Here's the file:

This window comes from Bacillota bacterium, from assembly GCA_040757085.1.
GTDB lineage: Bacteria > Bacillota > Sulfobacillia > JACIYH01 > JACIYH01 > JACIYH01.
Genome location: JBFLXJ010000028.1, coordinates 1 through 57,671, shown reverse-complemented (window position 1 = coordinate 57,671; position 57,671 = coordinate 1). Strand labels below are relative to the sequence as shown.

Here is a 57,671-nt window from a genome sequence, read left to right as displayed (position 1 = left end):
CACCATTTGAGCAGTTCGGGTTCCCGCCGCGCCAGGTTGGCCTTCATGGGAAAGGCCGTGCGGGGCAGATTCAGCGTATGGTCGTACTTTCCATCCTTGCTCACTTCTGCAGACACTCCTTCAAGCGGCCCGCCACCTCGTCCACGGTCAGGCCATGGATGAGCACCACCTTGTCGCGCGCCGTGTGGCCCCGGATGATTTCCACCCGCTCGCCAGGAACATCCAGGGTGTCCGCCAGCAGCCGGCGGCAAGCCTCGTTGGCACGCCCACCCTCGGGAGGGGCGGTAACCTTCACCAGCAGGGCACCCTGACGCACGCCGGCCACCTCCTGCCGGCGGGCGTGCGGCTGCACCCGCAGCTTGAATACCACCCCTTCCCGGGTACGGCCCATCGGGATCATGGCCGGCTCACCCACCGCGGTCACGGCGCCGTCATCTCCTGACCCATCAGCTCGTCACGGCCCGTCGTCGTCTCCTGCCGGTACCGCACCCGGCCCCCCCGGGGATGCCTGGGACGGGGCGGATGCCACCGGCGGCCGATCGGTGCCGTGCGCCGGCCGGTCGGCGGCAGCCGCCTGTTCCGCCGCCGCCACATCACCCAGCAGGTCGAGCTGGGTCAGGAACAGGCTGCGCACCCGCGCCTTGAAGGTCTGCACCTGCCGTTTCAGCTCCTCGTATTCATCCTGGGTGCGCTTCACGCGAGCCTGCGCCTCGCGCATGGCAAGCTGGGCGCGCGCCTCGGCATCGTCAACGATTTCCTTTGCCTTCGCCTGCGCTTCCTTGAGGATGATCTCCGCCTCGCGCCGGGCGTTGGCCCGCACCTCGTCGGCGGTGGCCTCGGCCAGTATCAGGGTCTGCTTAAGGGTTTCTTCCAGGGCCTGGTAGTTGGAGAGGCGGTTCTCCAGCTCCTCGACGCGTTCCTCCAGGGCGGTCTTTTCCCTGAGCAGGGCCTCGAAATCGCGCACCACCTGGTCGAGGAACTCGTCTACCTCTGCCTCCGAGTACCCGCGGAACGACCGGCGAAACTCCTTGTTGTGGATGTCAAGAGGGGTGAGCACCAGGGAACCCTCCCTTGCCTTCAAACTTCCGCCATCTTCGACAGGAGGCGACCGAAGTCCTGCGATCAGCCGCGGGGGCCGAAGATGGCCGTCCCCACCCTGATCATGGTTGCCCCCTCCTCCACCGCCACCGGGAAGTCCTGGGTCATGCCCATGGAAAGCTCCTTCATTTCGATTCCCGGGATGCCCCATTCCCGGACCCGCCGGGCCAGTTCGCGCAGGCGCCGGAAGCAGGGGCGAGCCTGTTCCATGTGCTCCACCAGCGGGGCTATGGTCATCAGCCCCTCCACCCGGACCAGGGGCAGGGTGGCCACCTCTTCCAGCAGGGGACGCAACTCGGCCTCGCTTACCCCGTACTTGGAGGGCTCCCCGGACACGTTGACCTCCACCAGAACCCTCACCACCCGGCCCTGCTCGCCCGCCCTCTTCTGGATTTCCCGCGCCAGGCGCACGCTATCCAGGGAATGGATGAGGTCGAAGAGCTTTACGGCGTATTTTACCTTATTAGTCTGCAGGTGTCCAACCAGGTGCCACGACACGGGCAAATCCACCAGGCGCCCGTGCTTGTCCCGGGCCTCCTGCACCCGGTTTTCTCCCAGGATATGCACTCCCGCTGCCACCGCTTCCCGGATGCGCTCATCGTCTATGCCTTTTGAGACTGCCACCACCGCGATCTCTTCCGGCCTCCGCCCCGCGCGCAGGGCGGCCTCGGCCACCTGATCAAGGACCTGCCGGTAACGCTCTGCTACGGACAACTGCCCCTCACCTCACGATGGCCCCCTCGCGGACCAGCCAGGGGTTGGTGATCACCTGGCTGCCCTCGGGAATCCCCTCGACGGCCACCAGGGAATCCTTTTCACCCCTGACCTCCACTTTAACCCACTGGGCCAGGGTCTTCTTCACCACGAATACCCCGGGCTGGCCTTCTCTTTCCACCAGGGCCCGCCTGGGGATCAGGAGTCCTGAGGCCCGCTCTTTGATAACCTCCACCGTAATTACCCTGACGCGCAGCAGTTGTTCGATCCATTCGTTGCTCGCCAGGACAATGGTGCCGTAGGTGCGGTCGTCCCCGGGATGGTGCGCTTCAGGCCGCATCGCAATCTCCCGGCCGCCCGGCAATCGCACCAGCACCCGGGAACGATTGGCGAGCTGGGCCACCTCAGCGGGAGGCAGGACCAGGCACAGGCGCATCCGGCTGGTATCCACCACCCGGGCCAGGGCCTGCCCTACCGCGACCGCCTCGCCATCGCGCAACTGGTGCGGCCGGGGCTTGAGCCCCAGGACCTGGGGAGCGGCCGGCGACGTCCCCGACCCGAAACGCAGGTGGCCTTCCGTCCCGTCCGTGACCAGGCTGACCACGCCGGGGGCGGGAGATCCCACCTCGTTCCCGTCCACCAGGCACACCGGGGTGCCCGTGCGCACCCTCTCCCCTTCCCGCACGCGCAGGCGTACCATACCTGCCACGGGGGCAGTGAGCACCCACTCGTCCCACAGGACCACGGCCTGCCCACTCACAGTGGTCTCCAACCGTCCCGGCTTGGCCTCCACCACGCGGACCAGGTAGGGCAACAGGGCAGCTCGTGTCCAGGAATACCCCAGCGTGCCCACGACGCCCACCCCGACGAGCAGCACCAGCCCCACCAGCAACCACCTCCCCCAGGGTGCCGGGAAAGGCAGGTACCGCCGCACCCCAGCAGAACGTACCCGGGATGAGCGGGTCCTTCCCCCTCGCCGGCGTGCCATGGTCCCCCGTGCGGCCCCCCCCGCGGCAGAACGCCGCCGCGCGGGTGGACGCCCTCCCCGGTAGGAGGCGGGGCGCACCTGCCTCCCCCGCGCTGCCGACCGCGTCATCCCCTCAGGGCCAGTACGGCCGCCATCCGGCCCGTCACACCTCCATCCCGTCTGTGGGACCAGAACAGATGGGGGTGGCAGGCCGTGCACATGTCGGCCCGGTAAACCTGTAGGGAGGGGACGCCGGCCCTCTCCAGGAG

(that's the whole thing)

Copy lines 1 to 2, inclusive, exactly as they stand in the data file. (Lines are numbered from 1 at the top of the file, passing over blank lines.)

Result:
This window comes from Bacillota bacterium, from assembly GCA_040757085.1.
GTDB lineage: Bacteria > Bacillota > Sulfobacillia > JACIYH01 > JACIYH01 > JACIYH01.